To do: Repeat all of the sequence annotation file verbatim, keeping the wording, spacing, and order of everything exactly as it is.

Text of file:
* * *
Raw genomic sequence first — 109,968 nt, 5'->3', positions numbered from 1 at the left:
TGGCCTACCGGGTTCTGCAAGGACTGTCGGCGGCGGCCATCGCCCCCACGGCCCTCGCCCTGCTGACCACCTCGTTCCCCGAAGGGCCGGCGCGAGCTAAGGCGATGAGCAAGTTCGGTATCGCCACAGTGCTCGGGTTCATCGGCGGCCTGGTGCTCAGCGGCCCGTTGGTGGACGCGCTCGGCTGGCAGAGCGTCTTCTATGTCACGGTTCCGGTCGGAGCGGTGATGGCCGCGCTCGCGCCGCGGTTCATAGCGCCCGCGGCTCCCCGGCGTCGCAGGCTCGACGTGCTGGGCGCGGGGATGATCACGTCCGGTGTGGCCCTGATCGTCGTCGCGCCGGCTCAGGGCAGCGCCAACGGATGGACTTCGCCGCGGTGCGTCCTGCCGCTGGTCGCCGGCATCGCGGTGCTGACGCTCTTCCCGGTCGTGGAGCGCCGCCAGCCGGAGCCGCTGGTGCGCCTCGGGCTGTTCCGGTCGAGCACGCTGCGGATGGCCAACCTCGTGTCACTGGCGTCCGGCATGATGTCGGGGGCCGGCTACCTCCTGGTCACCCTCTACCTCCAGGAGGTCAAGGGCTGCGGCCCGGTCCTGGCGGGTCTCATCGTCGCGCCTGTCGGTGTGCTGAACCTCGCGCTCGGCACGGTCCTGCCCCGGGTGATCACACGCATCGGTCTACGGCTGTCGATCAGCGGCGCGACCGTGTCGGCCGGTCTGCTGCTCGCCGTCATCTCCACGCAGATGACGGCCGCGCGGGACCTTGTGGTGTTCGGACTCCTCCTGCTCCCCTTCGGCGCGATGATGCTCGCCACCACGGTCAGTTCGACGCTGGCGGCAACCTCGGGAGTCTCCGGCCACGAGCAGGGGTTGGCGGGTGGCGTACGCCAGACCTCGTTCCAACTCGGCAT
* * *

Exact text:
Raw genomic sequence first — 109,968 nt, 5'->3', positions numbered from 1 at the left:
TGGCCTACCGGGTTCTGCAAGGACTGTCGGCGGCGGCCATCGCCCCCACGGCCCTCGCCCTGCTGACCACCTCGTTCCCCGAAGGGCCGGCGCGAGCTAAGGCGATGAGCAAGTTCGGTATCGCCACAGTGCTCGGGTTCATCGGCGGCCTGGTGCTCAGCGGCCCGTTGGTGGACGCGCTCGGCTGGCAGAGCGTCTTCTATGTCACGGTTCCGGTCGGAGCGGTGATGGCCGCGCTCGCGCCGCGGTTCATAGCGCCCGCGGCTCCCCGGCGTCGCAGGCTCGACGTGCTGGGCGCGGGGATGATCACGTCCGGTGTGGCCCTGATCGTCGTCGCGCCGGCTCAGGGCAGCGCCAACGGATGGACTTCGCCGCGGTGCGTCCTGCCGCTGGTCGCCGGCATCGCGGTGCTGACGCTCTTCCCGGTCGTGGAGCGCCGCCAGCCGGAGCCGCTGGTGCGCCTCGGGCTGTTCCGGTCGAGCACGCTGCGGATGGCCAACCTCGTGTCACTGGCGTCCGGCATGATGTCGGGGGCCGGCTACCTCCTGGTCACCCTCTACCTCCAGGAGGTCAAGGGCTGCGGCCCGGTCCTGGCGGGTCTCATCGTCGCGCCTGTCGGTGTGCTGAACCTCGCGCTCGGCACGGTCCTGCCCCGGGTGATCACACGCATCGGTCTACGGCTGTCGATCAGCGGCGCGACCGTGTCGGCCGGTCTGCTGCTCGCCGTCATCTCCACGCAGATGACGGCCGCGCGGGACCTTGTGGTGTTCGGACTCCTCCTGCTCCCCTTCGGCGCGATGATGCTCGCCACCACGGTCAGTTCGACGCTGGCGGCAACCTCGGGAGTCTCCGGCCACGAGCAGGGGTTGGCGGGTGGCGTACGCCAGACCTCGTTCCAACTCGGCAT